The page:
Assessing pockets of value in Asia

With China’s post-Covid recovery proceeding at a slower-than-anticipated pace and investors unsettled by broader macroeconomic uncertainty, Portfolio Manager of the Fidelity Asia Fund, Anthony Srom, demonstrates the value of active stock picking with an overview of the current environment in Asia. 

“We remain cautiously active buyers in China. The team’s core stock-picking approach, underpinned by Fidelity’s on-the-ground analytical presence, still allows us to generate alpha for our portfolios,” says Srom. Using China’s internet segment as an example, he explains that the market is overly focused on a few leading household names that have become potential value traps. At the same time, lower-profile media companies are generating more substantial advertising revenue and delivering higher profit margins. Yet, their valuations are still lower than the big players.      

There have been well-documented issues in the construction and development segments of China's property sector. As a result, people looking to upsize their homes are turning to the secondary market instead. “When homeowners upgrade, there is a natural desire to decorate or refurbish the property,” notes Srom. Therefore, the team sees opportunities in companies that manufacture building materials, such as waterproofing and paints. This example shows how active stock selection can deliver results even within a problematic sector.  

Capacity discipline provides a solid foundation for technology investment 

Turning to the technology sector, particularly those key players outside China, Srom points out, “Markets are always challenging, but it's just particularly challenging at the moment.” Yet, there are company-specific opportunities, particularly in the technology hardware space, with positive sentiment towards semiconductor manufacturers. “If we look at our investment process revolving around fundamentals, sentiment, and valuation, then we identified that technology was depressed in the second half of 2022 and the early stages of 2023,” he explains. “Then artificial intelligence providers suddenly appeared, boosting the narrative around technology hardware in Asia.”  
Yet, this upturn is not wholly sentiment driven, as the structural drivers underpinning Asia’s technology sector, such as solid capacity discipline – particularly in the memory segment – are robust. “In the short term, I don't believe a recession is likely to derail our thesis,” adds Srom. He does think that the market could become too exuberant and start to overvalue companies. At the same time, the team is also mindful of knee-jerk reactions to geopolitical events.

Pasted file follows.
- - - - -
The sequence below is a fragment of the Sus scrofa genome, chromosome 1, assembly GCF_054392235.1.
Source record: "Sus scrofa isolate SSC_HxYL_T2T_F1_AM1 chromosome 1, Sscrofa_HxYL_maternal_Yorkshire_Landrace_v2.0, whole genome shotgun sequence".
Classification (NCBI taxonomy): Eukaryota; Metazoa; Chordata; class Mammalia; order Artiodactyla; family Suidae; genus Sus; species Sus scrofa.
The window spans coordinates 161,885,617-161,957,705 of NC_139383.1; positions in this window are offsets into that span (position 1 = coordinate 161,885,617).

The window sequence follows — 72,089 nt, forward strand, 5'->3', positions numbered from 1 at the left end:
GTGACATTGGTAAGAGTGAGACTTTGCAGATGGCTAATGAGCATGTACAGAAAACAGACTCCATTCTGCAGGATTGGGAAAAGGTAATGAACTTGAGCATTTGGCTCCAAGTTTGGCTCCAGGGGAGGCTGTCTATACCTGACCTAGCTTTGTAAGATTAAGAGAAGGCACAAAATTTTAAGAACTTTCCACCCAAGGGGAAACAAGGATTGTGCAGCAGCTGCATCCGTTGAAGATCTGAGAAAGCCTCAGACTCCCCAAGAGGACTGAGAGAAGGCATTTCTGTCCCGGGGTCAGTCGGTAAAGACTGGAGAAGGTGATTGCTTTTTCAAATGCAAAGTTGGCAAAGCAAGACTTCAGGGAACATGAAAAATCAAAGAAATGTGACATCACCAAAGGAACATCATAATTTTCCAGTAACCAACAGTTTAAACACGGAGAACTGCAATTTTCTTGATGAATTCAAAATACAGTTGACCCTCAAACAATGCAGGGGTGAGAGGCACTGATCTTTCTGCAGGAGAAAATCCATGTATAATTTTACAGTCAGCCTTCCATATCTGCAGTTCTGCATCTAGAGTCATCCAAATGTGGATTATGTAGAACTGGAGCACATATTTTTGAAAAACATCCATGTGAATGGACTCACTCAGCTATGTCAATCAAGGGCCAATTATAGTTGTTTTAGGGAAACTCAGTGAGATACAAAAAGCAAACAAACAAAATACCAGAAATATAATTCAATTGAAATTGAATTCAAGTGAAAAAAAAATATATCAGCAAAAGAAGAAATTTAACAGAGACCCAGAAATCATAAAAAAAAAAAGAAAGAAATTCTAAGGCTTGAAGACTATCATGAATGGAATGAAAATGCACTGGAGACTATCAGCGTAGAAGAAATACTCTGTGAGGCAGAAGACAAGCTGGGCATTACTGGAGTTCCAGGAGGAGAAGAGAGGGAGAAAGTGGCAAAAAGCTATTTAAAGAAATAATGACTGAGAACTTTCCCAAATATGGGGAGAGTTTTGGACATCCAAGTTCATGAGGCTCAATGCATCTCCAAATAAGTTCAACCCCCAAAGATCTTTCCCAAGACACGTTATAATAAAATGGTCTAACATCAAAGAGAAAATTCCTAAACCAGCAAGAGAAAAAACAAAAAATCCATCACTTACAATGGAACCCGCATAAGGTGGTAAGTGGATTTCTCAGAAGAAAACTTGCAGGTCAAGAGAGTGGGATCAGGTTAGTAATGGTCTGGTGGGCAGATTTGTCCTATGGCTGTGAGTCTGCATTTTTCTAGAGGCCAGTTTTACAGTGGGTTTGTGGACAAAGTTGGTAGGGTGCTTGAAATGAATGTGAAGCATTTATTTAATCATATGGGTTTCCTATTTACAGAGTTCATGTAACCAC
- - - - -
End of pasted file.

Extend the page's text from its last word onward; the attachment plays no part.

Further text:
“Ultimately, we work hard to identify the best ideas in the region that we believe can deliver relative outperformance to investors.”

Seeking value in an expensive market 

India is another market not to shy away from for investors in Asia. Indeed, macroeconomic news flow is positive, and the country’s economy is being boosted by favourable demographics. In this case, Srom again pays close attention to the team’s assessment of a company’s fundamentals, sentiment and valuation and finds that many share prices are overly expensive. This process, however, does pinpoint emerging opportunities across India’s regional banks and information technology services providers that are in a solid position to outperform. “These segments aside, the fundamentals of businesses across the board in India must improve to justify their elevated valuations,” explains Srom.  

A future view of Korea 

Given its significant technology-related profile, Korea is very sentiment-driven and thematic-driven at the moment. But outside of the tech segment and defence-related concepts that the market is focused on, pockets of largely neglected, domestic-oriented companies are starting to look attractive following substantial de-ratings in the past 12 to 18 months.  Some leading domestic internet platform are also in scope, given their valuation has troughed, and the team can see attractive upside going forward.  

Less can be more 

These select examples reinforce our view that active management is crucial given the current market conditions. Srom is also keen to underline that there’s a perception that a concentrated portfolio carries more risk. But that’s not necessarily the case if the fewer stocks held are carefully chosen. “Ultimately, we work hard to identify the best ideas in the region that we believe can deliver relative outperformance to investors,” he concludes.